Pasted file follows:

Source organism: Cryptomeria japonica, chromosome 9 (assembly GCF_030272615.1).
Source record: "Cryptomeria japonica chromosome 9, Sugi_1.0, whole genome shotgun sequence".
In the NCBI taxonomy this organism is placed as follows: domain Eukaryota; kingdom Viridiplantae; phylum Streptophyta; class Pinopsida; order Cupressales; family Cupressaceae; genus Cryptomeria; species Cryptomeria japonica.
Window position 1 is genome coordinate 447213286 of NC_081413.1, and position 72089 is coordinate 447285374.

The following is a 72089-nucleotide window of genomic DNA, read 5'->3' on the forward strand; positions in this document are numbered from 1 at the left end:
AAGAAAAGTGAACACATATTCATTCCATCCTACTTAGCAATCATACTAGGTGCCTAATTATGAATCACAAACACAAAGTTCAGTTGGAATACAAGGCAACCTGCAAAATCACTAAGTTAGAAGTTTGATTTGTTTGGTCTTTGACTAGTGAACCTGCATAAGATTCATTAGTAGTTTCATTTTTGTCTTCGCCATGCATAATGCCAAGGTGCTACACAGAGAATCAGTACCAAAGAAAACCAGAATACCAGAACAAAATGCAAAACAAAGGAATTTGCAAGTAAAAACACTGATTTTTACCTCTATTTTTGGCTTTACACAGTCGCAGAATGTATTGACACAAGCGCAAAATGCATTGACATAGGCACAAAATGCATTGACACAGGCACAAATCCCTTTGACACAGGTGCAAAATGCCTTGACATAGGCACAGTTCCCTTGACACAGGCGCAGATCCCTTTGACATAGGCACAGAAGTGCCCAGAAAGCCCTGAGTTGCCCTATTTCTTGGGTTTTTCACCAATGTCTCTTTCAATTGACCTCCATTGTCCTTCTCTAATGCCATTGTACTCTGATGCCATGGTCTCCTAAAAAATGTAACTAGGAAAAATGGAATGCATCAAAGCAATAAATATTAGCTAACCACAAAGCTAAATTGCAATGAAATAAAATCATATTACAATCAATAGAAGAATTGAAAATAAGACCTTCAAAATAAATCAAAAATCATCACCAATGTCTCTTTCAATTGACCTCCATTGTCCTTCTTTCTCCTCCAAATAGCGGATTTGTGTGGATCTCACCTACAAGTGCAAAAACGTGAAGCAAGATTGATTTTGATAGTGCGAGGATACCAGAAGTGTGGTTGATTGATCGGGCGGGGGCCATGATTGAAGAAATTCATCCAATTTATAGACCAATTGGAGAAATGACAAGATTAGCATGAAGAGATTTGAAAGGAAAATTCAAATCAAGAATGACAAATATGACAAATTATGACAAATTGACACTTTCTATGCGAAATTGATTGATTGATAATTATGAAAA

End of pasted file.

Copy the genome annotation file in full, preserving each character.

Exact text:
Source organism: Cryptomeria japonica, chromosome 9 (assembly GCF_030272615.1).
Source record: "Cryptomeria japonica chromosome 9, Sugi_1.0, whole genome shotgun sequence".
In the NCBI taxonomy this organism is placed as follows: domain Eukaryota; kingdom Viridiplantae; phylum Streptophyta; class Pinopsida; order Cupressales; family Cupressaceae; genus Cryptomeria; species Cryptomeria japonica.
Window position 1 is genome coordinate 447213286 of NC_081413.1, and position 72089 is coordinate 447285374.

The following is a 72089-nucleotide window of genomic DNA, read 5'->3' on the forward strand; positions in this document are numbered from 1 at the left end:
AAGAAAAGTGAACACATATTCATTCCATCCTACTTAGCAATCATACTAGGTGCCTAATTATGAATCACAAACACAAAGTTCAGTTGGAATACAAGGCAACCTGCAAAATCACTAAGTTAGAAGTTTGATTTGTTTGGTCTTTGACTAGTGAACCTGCATAAGATTCATTAGTAGTTTCATTTTTGTCTTCGCCATGCATAATGCCAAGGTGCTACACAGAGAATCAGTACCAAAGAAAACCAGAATACCAGAACAAAATGCAAAACAAAGGAATTTGCAAGTAAAAACACTGATTTTTACCTCTATTTTTGGCTTTACACAGTCGCAGAATGTATTGACACAAGCGCAAAATGCATTGACATAGGCACAAAATGCATTGACACAGGCACAAATCCCTTTGACACAGGTGCAAAATGCCTTGACATAGGCACAGTTCCCTTGACACAGGCGCAGATCCCTTTGACATAGGCACAGAAGTGCCCAGAAAGCCCTGAGTTGCCCTATTTCTTGGGTTTTTCACCAATGTCTCTTTCAATTGACCTCCATTGTCCTTCTCTAATGCCATTGTACTCTGATGCCATGGTCTCCTAAAAAATGTAACTAGGAAAAATGGAATGCATCAAAGCAATAAATATTAGCTAACCACAAAGCTAAATTGCAATGAAATAAAATCATATTACAATCAATAGAAGAATTGAAAATAAGACCTTCAAAATAAATCAAAAATCATCACCAATGTCTCTTTCAATTGACCTCCATTGTCCTTCTTTCTCCTCCAAATAGCGGATTTGTGTGGATCTCACCTACAAGTGCAAAAACGTGAAGCAAGATTGATTTTGATAGTGCGAGGATACCAGAAGTGTGGTTGATTGATCGGGCGGGGGCCATGATTGAAGAAATTCATCCAATTTATAGACCAATTGGAGAAATGACAAGATTAGCATGAAGAGATTTGAAAGGAAAATTCAAATCAAGAATGACAAATATGACAAATTATGACAAATTGACACTTTCTATGCGAAATTGATTGATTGATAATTATGAAAA